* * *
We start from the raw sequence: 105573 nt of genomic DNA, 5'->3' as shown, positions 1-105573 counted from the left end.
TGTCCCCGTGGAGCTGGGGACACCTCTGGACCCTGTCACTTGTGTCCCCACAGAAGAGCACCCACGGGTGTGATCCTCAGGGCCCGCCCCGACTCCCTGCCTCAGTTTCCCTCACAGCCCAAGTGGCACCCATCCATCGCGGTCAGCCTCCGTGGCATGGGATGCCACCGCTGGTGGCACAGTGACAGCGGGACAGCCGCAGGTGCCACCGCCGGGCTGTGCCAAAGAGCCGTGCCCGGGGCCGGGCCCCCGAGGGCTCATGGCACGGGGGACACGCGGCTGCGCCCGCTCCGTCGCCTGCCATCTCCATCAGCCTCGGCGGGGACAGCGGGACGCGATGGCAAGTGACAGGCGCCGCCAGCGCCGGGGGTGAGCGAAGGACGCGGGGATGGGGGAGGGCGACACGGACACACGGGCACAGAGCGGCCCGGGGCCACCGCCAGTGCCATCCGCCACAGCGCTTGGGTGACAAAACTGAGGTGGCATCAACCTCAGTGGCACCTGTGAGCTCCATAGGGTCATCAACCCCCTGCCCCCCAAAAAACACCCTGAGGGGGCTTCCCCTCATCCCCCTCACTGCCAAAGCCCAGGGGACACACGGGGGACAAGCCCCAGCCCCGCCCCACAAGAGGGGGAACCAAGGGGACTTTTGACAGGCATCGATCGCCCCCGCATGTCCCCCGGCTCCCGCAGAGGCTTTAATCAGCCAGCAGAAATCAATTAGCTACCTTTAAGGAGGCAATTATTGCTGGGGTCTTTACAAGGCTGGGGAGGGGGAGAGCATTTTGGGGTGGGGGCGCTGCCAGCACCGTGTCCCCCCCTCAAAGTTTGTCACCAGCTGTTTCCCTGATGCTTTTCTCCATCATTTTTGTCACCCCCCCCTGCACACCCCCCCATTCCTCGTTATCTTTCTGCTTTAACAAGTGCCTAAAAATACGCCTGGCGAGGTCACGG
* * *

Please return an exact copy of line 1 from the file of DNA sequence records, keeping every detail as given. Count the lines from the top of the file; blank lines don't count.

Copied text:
We start from the raw sequence: 105573 nt of genomic DNA, 5'->3' as shown, positions 1-105573 counted from the left end.